The ad was prompted by an Omar tweet that said, “Israeli air strikes killing civilians in Gaza is an act of terrorism. Palestinians deserve protection. Unlike Israel, missile defense programs, such as Iron Dome, don’t exist to protect Palestinian civilians. It’s unconscionable to not condemn these attacks on the week of Eid.”
The AIPAC ad falsely stated, “When Israel targets Hamas, Rep. Omar calls it an act of terrorism.”
At the time, House Speaker Nancy Pelosi issued a rare rebuke of AIPAC, telling reporters, “I don’t agree with Congresswoman Omar’s comments, but it’s very disappointing to see deeply cynical and inflammatory ads twisting her word.”
In 2019, Omar apologized after sending a series of tweets that suggested politicians in Congress had been bought off by groups like AIPAC, which critics said played into anti-Semitic tropes. Omar at the time said, “Anti-Semitism is real and I am grateful for Jewish allies and colleagues who are educating me on the painful history of anti-Semitic tropes … This is why I unequivocally apologize.”
Meanwhile, influential politicians like Sen. Bernie Sanders of Vermont, who is Jewish and briefly lived in Israel, have come to Omar’s defense against allegations of anti-Semitism with regard to criticism of the Israeli government.
“Anti-Semitism is a hateful and dangerous ideology which must be vigorously opposed in the United States and around the world. We must not, however, equate anti-Semitism with legitimate criticism of the right-wing, Netanyahu government in Israel,” Sanders said in a statement in March 2019.
Secretary of State Antony Blinken confirmed Thursday that the US is not pursuing the purchase of the Greenland after former President Donald Trump floated the possibility in 2019.
During a press conference in Greenland, Blinken said it was “correct” when a reporter asked if the US is not seeking to buy Greenland, an autonomous Danish territory, and that his visit to the island was to strengthen diplomatic relations with “our Arctic partners, Greenland and Denmark.”
Foreign Minister Pele Broberg echoed the sentiment, saying Blinken’s visit is “not considered a real estate deal.”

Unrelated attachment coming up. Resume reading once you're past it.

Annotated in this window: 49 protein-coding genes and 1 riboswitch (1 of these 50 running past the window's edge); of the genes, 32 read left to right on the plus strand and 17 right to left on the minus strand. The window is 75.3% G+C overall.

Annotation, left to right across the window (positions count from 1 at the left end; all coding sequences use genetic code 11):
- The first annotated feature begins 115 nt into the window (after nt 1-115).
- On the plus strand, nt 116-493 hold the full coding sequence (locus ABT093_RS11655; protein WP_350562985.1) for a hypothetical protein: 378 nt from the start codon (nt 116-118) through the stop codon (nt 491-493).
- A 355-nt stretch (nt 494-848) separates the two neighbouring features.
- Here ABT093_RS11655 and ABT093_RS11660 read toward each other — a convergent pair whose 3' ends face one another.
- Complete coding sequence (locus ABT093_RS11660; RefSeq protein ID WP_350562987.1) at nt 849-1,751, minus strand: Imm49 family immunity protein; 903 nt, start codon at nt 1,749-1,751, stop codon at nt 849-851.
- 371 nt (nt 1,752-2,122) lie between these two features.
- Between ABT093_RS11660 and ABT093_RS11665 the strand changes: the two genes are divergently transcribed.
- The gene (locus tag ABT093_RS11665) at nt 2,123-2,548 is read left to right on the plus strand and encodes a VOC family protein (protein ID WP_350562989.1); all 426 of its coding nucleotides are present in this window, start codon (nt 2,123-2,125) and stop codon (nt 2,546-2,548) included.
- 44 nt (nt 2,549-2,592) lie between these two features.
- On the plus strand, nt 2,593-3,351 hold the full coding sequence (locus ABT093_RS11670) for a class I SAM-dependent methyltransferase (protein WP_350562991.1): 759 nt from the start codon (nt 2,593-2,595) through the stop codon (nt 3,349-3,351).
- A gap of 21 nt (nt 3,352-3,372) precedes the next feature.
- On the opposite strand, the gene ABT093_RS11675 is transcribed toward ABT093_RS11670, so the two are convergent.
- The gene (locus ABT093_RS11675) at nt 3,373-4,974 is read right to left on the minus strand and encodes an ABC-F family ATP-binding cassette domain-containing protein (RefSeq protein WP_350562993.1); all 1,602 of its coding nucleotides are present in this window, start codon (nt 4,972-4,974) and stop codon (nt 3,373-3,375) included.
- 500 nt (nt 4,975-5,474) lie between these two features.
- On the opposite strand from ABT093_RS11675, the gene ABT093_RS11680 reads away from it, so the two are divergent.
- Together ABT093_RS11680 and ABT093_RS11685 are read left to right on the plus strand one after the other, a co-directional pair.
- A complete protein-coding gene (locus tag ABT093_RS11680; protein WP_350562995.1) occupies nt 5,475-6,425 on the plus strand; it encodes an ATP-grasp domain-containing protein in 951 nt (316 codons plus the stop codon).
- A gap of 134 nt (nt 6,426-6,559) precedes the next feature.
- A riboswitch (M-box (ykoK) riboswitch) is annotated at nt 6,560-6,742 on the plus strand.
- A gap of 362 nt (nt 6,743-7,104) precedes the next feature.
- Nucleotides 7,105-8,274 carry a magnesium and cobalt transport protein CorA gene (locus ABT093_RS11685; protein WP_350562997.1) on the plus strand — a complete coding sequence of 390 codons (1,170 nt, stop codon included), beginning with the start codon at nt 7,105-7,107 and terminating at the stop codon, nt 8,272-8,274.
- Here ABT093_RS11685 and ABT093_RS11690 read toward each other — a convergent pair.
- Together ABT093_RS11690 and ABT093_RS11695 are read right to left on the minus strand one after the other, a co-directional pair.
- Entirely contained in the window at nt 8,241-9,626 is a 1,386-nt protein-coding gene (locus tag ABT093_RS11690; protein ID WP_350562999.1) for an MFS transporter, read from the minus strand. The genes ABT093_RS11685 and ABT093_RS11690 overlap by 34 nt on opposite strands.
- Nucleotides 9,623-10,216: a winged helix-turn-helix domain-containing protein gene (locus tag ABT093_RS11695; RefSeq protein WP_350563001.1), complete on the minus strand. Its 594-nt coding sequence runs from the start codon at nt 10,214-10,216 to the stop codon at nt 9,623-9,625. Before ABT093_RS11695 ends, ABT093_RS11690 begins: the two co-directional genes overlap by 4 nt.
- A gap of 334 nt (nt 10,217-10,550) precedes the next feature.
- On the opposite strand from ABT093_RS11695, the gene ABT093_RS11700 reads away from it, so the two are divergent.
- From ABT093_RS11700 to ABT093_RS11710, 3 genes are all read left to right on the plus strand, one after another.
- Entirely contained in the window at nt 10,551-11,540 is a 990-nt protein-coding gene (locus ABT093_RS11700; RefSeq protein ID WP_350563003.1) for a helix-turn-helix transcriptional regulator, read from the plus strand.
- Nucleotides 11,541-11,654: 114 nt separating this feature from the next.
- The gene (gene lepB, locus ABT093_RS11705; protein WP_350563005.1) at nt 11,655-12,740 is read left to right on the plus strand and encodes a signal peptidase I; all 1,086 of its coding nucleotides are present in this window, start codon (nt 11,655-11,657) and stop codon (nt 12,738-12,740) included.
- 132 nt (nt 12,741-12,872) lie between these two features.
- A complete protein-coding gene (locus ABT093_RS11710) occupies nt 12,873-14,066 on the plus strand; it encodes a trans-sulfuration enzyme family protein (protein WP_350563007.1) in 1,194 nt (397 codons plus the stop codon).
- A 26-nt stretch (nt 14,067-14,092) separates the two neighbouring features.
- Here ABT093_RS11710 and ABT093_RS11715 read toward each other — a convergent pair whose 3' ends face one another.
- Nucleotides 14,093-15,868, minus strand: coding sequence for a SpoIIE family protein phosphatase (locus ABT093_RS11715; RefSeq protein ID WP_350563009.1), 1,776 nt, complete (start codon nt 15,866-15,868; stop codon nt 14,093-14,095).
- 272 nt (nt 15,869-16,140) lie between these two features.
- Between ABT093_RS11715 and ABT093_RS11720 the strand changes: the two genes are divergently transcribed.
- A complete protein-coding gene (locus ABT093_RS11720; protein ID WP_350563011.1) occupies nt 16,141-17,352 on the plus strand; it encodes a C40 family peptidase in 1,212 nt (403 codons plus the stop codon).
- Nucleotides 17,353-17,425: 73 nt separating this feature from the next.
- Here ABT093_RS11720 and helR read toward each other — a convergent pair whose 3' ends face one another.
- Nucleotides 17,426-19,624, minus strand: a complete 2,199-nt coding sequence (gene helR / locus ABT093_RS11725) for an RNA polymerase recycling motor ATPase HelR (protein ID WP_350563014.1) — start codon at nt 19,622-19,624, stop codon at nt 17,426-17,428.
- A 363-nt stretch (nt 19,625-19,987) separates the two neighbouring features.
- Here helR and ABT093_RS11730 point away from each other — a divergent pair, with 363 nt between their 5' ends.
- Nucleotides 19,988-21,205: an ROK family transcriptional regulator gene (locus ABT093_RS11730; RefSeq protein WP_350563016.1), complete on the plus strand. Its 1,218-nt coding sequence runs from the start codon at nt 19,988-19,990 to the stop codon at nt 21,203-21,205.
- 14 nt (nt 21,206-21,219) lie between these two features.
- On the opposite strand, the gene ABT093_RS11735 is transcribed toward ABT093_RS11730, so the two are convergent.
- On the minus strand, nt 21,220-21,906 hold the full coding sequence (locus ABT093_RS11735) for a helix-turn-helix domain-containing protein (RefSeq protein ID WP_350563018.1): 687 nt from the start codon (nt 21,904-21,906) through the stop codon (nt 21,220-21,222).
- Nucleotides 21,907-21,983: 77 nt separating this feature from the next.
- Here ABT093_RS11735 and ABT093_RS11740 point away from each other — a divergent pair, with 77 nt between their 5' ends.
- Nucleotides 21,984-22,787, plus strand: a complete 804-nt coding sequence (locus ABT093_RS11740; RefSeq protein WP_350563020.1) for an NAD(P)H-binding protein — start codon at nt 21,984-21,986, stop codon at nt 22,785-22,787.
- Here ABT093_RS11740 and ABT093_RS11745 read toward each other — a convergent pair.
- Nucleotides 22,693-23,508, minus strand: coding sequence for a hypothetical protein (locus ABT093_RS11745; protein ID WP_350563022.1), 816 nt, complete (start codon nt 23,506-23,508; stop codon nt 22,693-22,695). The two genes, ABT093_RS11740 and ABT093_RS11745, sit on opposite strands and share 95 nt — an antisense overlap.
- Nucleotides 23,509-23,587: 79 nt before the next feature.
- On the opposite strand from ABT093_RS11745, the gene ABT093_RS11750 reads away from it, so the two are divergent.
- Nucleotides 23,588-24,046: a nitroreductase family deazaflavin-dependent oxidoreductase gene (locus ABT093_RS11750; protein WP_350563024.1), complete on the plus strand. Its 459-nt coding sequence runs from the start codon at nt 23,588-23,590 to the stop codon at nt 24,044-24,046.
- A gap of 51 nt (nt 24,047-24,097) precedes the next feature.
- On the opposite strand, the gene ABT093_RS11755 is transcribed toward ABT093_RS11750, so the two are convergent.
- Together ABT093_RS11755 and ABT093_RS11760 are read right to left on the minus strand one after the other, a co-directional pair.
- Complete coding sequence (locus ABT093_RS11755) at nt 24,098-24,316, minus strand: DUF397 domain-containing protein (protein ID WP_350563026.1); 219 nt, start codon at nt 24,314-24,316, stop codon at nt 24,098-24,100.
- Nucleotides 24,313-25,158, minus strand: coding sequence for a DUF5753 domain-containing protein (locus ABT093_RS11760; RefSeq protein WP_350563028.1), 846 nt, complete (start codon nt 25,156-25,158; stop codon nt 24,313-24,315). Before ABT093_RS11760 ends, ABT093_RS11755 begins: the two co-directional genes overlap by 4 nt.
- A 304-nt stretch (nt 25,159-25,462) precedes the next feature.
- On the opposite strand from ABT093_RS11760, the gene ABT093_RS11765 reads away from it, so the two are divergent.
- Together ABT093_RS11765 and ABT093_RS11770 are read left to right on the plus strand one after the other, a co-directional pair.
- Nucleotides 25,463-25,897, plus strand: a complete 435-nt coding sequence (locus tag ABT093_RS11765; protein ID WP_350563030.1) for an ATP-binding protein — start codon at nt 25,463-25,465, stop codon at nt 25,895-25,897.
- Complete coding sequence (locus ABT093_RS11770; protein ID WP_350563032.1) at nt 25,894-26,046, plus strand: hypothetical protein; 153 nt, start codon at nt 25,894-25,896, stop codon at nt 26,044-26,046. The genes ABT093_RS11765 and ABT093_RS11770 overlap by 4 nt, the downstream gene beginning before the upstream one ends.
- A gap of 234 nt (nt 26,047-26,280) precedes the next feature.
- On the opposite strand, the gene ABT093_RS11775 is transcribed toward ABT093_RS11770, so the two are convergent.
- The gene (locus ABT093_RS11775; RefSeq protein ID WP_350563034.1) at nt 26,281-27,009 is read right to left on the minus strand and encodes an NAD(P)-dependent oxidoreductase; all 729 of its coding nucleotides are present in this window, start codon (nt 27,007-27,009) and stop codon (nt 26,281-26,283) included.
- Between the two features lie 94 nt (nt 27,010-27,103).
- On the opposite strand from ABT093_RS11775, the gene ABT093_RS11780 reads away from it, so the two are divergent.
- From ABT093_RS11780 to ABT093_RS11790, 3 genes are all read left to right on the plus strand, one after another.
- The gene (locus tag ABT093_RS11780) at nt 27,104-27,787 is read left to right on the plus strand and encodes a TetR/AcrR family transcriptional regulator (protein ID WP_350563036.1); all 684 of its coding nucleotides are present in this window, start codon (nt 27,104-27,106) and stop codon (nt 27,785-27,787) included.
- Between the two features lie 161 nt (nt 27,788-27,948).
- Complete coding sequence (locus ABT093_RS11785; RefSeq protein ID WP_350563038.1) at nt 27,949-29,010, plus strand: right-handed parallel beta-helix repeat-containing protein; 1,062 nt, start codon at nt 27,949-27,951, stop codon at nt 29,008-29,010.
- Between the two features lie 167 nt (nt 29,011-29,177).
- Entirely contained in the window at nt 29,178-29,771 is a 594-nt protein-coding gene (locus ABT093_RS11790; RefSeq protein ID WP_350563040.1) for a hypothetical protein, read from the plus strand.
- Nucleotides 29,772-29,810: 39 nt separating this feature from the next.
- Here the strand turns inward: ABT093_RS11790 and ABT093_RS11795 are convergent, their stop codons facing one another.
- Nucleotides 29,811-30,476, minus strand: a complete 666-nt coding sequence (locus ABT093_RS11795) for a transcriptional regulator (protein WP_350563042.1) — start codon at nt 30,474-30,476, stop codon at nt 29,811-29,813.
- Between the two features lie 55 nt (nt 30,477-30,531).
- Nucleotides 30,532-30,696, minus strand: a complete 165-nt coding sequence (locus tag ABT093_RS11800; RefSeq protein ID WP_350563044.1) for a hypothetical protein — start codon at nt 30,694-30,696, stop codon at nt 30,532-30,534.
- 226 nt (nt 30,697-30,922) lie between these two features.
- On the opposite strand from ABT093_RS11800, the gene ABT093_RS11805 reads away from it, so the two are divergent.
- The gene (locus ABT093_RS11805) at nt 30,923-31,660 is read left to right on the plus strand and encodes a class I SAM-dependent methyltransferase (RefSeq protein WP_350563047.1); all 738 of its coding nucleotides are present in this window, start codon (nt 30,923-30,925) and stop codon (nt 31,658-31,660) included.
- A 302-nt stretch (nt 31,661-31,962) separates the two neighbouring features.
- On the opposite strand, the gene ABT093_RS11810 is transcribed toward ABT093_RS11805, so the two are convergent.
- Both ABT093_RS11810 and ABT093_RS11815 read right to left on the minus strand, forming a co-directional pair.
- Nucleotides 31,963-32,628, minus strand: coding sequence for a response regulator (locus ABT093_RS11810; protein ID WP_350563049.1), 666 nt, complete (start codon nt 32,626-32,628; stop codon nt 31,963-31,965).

“A real estate deal means land with nothing on it, nobody on it,” Broberg said. “Secretary Blinken has made it clear that he’s here for the people living in the Arctic, for the people living in Greenland.”
“Denmark essentially owns it. We’re very good allies with Denmark, we protect Denmark like we protect large portions of the world,” Trump said at the time. “So the concept came up and I said, ‘Certainly I’d be interested.'”
“Strategically it’s interesting and we’d be interested but we’ll talk to them a little bit. It’s not No. 1 on the burner, I can tell you that,” he continued, adding that the sale of the island is “essentially a large real estate deal.”
Danish Prime Minister Mette Frederiksen said at the time that it was an “absurd discussion,” saying that Greenland Premier Kim Kielsen “has made it clear that Greenland is not for sale, and the discussion stops there.”
The US has told Israel that it can’t publicly support Israel in its offensive in Gaza for much longer, while Israeli Prime Minister Benjamin Netanyahu said he was “determined” to continue fighting, Axios reported.
An unnamed Israeli source told the outlet that in a Wednesday call between Secretary of State Anthony Blinken and his Israeli counterpart, Foreign Minister Gabi Ashkenazi, Blinken said that the US expected Israel to wind down its military operations soon.
It is unclear exactly how long that is expected to take. On Tuesday, he had told officials that fighting could stop within several days, Israeli news website Ynet reported.
Meanwhile, on Wednesday, a senior official for Hamas – the Gaza-based militant group fighting Israel – said he expected a cease-fire “within a day or two.”
The call between Blinken and Ashkenazi, reported by Axios, suggests that behind the scenes, the Biden administration is feeling the increasing pressure – both from the international community and within parts of Biden’s Democratic party – to join international calls for a cease-fire.
He had “expressed support for a cease-fire” in an earlier call with Netanyahu on Monday, the White House said. But he went on to block a joint effort led by France, Jordan, and Egypt to that end at the UN Security Council.
The Biden administration has instead been pursuing what Press Secretary Jen Psaki described as “quiet, intensive diplomacy” at a White House press briefing Tuesday.